EMDR

 

EMDR stands for Eye movement desensitization and reprocessing. A psycho-therapy method developed in the 1980s by psychologist Francine Shapiro, Ph.D. the EMDR therapist guides the patient in moving his or her eyes in a particular rhythmic fashion (or with music moving from the right to the left ear) while, at the same time attending to a distressing thought, felling, image, or sensation. It is believed that the movement of the eyes accelerates information processing in the brain.

This may be the missing piece of the puzzle in healing. EMDR is not only working to resolve trauma from accidents, nature catastrophes, war and violence, but it has shown effective also with psychological and sexual abuse and birth trauma.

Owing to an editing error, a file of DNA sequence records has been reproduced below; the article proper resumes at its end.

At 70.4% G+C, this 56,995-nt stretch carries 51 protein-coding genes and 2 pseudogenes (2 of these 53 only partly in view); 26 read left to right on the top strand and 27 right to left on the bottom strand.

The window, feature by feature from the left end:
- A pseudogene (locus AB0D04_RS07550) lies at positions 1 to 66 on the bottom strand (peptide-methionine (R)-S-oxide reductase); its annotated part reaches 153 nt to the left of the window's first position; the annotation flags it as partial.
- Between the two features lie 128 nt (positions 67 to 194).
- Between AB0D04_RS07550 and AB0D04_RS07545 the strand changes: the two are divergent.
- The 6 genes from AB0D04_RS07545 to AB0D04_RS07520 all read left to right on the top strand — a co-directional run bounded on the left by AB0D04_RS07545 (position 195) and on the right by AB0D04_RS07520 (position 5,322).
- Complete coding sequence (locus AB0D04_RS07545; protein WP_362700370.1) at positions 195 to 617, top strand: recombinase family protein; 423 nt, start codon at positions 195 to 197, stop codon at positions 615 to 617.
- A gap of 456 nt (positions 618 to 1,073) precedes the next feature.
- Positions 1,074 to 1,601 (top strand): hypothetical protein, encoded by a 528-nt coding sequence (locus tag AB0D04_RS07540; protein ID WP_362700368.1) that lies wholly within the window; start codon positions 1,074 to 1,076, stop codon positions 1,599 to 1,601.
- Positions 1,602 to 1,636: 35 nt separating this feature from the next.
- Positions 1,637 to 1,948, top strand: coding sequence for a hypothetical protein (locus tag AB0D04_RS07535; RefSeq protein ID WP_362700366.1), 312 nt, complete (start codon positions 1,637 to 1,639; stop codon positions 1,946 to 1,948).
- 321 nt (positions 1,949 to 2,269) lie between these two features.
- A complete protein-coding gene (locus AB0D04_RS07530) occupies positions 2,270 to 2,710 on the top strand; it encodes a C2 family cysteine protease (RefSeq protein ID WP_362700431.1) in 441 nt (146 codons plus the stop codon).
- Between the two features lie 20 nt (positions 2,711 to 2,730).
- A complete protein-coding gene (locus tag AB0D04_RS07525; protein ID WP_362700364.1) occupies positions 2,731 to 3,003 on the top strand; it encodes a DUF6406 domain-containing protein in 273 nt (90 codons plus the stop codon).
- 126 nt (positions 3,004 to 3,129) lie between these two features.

Today we use EMDR also for treating fear, panic, depression, phobias, allergies, sleep disorders as well as with
grief, stage fright, creative blockages as well al self-esteem issues.

Core-focused EMDR is a variation of EMDR therapy originated by Dr. Allan Botkin. In core-focused EMDR, the therapist uses EMDR to directly access and process the sadness that is at the core of grief.